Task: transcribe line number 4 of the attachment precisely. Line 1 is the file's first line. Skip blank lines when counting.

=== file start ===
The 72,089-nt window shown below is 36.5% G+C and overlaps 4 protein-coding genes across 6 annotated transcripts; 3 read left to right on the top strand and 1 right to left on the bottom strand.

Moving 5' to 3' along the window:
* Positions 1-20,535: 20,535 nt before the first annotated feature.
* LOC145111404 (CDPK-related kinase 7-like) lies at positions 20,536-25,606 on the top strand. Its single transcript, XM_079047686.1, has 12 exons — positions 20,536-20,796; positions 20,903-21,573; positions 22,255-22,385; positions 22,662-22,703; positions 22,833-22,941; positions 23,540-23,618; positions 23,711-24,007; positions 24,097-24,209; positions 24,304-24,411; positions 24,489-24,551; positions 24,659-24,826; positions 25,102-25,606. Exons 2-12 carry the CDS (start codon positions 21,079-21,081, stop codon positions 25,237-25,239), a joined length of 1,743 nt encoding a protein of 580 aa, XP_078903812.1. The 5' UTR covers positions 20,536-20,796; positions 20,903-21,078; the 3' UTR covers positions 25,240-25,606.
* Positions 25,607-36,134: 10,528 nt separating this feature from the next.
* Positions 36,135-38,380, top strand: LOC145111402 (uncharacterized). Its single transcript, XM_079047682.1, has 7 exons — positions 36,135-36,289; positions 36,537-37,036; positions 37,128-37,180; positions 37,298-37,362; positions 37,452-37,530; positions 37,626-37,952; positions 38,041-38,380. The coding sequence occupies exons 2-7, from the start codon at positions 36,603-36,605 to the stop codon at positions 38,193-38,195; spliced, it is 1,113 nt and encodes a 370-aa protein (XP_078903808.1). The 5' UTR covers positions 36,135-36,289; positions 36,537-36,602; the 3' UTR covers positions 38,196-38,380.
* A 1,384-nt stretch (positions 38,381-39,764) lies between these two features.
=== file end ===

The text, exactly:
* LOC145111404 (CDPK-related kinase 7-like) lies at positions 20,536-25,606 on the top strand. Its single transcript, XM_079047686.1, has 12 exons — positions 20,536-20,796; positions 20,903-21,573; positions 22,255-22,385; positions 22,662-22,703; positions 22,833-22,941; positions 23,540-23,618; positions 23,711-24,007; positions 24,097-24,209; positions 24,304-24,411; positions 24,489-24,551; positions 24,659-24,826; positions 25,102-25,606. Exons 2-12 carry the CDS (start codon positions 21,079-21,081, stop codon positions 25,237-25,239), a joined length of 1,743 nt encoding a protein of 580 aa, XP_078903812.1. The 5' UTR covers positions 20,536-20,796; positions 20,903-21,078; the 3' UTR covers positions 25,240-25,606.